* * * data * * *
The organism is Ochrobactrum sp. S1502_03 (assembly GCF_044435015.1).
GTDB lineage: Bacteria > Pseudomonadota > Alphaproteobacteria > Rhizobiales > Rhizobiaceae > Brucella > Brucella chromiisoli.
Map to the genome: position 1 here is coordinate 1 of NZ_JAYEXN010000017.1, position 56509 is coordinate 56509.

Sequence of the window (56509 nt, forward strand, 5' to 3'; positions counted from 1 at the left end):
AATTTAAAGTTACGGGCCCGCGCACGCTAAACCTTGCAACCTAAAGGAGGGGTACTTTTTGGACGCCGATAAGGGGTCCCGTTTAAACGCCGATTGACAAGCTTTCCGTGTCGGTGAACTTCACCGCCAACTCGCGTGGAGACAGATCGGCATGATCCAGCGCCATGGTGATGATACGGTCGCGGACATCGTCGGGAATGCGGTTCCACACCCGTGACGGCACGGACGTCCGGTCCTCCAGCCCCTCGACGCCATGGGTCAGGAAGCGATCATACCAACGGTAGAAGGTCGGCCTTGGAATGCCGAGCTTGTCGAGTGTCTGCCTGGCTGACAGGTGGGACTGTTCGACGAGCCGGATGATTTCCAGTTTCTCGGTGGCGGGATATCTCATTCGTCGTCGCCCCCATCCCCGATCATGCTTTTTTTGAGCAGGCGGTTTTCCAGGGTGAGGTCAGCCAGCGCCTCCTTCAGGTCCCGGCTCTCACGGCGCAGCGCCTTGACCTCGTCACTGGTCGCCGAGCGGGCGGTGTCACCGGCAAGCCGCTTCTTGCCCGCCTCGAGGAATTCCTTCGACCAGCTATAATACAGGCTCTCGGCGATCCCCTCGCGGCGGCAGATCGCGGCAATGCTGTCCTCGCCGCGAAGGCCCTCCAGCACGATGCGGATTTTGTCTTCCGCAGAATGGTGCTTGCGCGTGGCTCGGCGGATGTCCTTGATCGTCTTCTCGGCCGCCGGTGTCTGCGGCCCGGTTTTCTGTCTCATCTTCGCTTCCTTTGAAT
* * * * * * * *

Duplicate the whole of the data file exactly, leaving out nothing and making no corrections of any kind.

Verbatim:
The organism is Ochrobactrum sp. S1502_03 (assembly GCF_044435015.1).
GTDB lineage: Bacteria > Pseudomonadota > Alphaproteobacteria > Rhizobiales > Rhizobiaceae > Brucella > Brucella chromiisoli.
Map to the genome: position 1 here is coordinate 1 of NZ_JAYEXN010000017.1, position 56509 is coordinate 56509.

Sequence of the window (56509 nt, forward strand, 5' to 3'; positions counted from 1 at the left end):
AATTTAAAGTTACGGGCCCGCGCACGCTAAACCTTGCAACCTAAAGGAGGGGTACTTTTTGGACGCCGATAAGGGGTCCCGTTTAAACGCCGATTGACAAGCTTTCCGTGTCGGTGAACTTCACCGCCAACTCGCGTGGAGACAGATCGGCATGATCCAGCGCCATGGTGATGATACGGTCGCGGACATCGTCGGGAATGCGGTTCCACACCCGTGACGGCACGGACGTCCGGTCCTCCAGCCCCTCGACGCCATGGGTCAGGAAGCGATCATACCAACGGTAGAAGGTCGGCCTTGGAATGCCGAGCTTGTCGAGTGTCTGCCTGGCTGACAGGTGGGACTGTTCGACGAGCCGGATGATTTCCAGTTTCTCGGTGGCGGGATATCTCATTCGTCGTCGCCCCCATCCCCGATCATGCTTTTTTTGAGCAGGCGGTTTTCCAGGGTGAGGTCAGCCAGCGCCTCCTTCAGGTCCCGGCTCTCACGGCGCAGCGCCTTGACCTCGTCACTGGTCGCCGAGCGGGCGGTGTCACCGGCAAGCCGCTTCTTGCCCGCCTCGAGGAATTCCTTCGACCAGCTATAATACAGGCTCTCGGCGATCCCCTCGCGGCGGCAGATCGCGGCAATGCTGTCCTCGCCGCGAAGGCCCTCCAGCACGATGCGGATTTTGTCTTCCGCAGAATGGTGCTTGCGCGTGGCTCGGCGGATGTCCTTGATCGTCTTCTCGGCCGCCGGTGTCTGCGGCCCGGTTTTCTGTCTCATCTTCGCTTCCTTTGAAT